Thursday, April 17, 2014

The Master & His Emissary: The Divided Brain & the Making of the Modern World by Iain McGilchrist



Growing up in America as a member of the Baby Boom generation, I know that I’ve lived in the best place and the best time in the history of the world—or at least very close to it. Canada, some European countries, Australia, and later Japan can lay some claims to being the best places ever, but suffice it to say that I’ve been lucky. Yet, despite all the material comfort and security that my country and culture have allowed me, there’s still a sense that things aren’t as they should be. The twentieth century is full of contradictions: untold wealth and material prosperity with horrific wars, deep economic depressions, the threat of nuclear annihilation , and a culture that sometimes seems alien to human concerns and that degrades the natural environment. Thus, despite my good fortune, I’ve been sympathetic to critiques of our culture. My introduction to such a critique came from Theodore Roszak’s The Making of a Counter-Culture: Reflections on the Technocratic Society and Its Youthful Opposition (1969), which I was assigned to read in my freshman year in college for my course “Introduction to Political Theory”. From that introduction, I went on to read the likes of Hannah Arendt, Lewis Mumford, Jacques Ellul, Phillip Rieff, the Frankfurt School, Jürgen Habermas, William Irwin Thompson, Wendell Berry, and others. I’ve found resonance with critiques of contemporary Western culture (which has been adopted in many essentials by a large part of Asia as well). I hasten to add that I’m well acquainted and sympathetic to the champions of our contemporary world, too, and as this is also “the best of times”. I appreciate the positive perspective as well.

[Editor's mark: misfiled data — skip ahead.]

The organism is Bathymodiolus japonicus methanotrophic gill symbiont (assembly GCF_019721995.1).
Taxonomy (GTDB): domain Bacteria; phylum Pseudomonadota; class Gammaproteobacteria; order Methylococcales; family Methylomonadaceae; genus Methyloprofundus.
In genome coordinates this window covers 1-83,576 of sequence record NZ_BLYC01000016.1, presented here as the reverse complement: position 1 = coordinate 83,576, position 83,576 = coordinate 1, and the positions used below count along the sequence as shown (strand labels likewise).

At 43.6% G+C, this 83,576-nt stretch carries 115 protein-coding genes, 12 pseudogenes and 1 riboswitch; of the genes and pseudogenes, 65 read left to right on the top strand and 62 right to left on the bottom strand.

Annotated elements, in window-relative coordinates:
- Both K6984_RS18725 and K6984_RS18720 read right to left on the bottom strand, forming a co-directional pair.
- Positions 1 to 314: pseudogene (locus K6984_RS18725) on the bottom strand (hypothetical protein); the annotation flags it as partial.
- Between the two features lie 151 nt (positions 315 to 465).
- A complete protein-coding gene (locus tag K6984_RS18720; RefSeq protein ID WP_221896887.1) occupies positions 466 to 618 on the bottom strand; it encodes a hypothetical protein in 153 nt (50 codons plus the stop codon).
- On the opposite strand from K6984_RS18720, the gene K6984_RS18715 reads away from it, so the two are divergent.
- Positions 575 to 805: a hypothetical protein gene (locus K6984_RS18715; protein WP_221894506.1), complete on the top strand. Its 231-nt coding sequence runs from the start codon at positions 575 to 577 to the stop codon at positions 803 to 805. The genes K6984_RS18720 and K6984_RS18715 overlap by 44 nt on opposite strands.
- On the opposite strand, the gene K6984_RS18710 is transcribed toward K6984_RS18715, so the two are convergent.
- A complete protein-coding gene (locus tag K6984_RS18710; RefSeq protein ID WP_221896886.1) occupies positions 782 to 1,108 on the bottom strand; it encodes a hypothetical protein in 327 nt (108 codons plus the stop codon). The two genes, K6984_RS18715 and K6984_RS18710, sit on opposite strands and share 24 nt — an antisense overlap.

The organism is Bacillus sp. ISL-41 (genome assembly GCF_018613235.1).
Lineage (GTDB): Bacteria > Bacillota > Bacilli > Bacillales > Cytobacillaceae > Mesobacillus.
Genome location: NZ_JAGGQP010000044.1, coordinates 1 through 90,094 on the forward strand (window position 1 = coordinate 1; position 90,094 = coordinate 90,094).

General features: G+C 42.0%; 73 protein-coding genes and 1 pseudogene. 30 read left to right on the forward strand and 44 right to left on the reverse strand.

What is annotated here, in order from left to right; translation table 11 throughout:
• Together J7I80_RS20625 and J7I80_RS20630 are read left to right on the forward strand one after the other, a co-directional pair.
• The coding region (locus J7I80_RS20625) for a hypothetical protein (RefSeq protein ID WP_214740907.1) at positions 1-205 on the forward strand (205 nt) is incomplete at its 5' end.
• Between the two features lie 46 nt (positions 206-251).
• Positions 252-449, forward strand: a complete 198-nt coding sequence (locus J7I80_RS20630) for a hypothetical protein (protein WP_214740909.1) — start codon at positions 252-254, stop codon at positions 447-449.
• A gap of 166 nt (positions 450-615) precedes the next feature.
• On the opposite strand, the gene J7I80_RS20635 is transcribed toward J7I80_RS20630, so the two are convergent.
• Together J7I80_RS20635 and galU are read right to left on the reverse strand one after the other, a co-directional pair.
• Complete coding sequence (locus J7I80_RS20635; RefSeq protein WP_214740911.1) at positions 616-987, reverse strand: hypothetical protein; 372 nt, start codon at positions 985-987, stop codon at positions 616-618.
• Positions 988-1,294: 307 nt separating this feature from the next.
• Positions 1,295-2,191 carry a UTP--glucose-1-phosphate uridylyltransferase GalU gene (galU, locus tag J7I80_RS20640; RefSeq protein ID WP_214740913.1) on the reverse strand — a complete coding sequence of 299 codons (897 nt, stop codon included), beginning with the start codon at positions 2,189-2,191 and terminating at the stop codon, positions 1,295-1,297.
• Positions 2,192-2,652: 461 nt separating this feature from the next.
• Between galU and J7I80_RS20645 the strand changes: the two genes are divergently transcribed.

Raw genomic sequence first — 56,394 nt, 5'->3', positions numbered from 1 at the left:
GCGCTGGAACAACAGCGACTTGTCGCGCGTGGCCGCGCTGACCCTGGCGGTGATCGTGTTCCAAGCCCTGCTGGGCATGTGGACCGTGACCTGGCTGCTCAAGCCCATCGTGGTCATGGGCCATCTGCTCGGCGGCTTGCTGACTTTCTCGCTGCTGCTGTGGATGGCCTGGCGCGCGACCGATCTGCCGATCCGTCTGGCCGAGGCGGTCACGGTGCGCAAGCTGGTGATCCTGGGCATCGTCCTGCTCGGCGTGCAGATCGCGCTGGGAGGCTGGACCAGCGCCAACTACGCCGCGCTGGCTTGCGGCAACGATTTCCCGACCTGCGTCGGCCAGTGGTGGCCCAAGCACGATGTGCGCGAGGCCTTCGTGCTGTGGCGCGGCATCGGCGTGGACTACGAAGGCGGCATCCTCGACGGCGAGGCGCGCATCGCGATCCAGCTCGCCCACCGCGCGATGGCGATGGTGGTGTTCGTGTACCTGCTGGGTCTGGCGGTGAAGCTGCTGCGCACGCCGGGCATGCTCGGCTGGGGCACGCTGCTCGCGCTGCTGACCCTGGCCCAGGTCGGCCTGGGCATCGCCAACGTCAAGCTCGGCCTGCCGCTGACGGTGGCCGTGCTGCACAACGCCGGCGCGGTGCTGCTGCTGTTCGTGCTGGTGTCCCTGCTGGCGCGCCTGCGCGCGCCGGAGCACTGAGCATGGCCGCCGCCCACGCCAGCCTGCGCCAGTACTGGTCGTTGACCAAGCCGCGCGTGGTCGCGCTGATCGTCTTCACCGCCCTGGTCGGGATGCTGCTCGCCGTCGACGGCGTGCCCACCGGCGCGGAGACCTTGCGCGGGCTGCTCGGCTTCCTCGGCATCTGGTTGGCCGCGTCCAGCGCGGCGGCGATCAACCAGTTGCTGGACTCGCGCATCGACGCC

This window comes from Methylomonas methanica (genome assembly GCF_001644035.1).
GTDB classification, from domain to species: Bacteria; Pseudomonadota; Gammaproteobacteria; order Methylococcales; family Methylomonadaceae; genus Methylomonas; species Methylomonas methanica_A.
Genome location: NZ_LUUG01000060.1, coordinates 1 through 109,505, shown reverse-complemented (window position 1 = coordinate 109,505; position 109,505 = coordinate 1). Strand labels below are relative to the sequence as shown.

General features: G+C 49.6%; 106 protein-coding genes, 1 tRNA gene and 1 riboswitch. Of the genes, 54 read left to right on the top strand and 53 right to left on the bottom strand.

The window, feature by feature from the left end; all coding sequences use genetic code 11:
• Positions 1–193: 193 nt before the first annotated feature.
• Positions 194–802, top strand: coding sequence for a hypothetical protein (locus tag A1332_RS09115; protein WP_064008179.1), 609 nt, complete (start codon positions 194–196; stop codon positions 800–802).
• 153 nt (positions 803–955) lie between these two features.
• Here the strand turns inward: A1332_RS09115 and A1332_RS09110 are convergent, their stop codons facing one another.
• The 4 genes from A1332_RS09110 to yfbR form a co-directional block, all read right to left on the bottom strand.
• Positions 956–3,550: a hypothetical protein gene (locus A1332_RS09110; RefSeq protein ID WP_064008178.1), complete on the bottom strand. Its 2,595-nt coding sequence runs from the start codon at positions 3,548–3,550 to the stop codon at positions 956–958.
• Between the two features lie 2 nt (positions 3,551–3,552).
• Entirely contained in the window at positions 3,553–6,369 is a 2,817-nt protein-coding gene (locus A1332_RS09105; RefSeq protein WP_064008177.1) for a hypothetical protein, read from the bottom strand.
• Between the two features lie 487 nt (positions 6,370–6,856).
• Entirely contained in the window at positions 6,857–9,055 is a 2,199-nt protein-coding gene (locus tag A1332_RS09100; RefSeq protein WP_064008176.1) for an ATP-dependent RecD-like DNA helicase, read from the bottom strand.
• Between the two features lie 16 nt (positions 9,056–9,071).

I mention all this because now I have now encountered a new diagnosis and critique of many of the problems of Western culture that strikes me as uniquely insightful and truly ingenious.

College literature professor turned psychiatrist, Iain McGilchrist, has written a two-part book about the anatomical split in our brains and how that split in functions affects how we perceive the world and creates our culture. According to McGilchrist, we can consider our culture from the perspective of the different functions of the two different hemispheres of the brain.(For some further background, see my earlier post about McGilchrist’s RSA Animate presentation and the book he wrote as a follow-up to this masterwork under review here.) In the first part of the book, McGilchrist focuses on anatomical and functional details of the brain, with the well-known but often misunderstood division of the left and right hemispheres. The split is not, as first thought, a neat division of language and logic on the left versus vision, music, and feeling on the right. Functions for each of these skills draw on both sides of the brain. However, the brain is divided and is different on each side. In fact, it doesn’t even sit symmetrically within the cranium: it’s torqued (Yanklovian torque) as if twisted it slightly from the bottom so that the right front is slightly larger than its left counterpart, and the left posterior just a bit larger than its right counterpart. This anatomical anomaly, in addition to the fact that the two sides are joined by a bridge, the corpus collosum, that serves as the gatekeeper of the traffic between the two halves, gives some clue to the division of functions within the brain. The gatekeeper often performs its most important work when it inhibits traffic between the two halves. Why? Because each half has its own outlook or way of perceiving the world.

McGilchrist spends much of the book examining the two different ways each side of the brain perceives the world: the right deals with living, dynamic, unique, and context-dependent portions of the environment. The left side deals with (and creates) the static, still, and minutely focused parts of our attention. Each side has evolved to deal with two different needs. The two sides of the brain cooperate, but they their perspectives are largely separate. Thus, language involves both sides of the brain, but the left side, with its emphasis on static and detailed information dominates in vocabulary and syntax issues. Thus, while an impulse toward speech may originate in the right brain, those impulses must pass to the left side to obtain full expression. Here is where stroke victims and the subjects of split-brain surgeries (severing the corpus collosum to alleviate epileptic seizures) provide amazing clues about the differing functions of the two hemispheres. McGilchrist wades through this research to deepen our understanding and appreciation of these issues.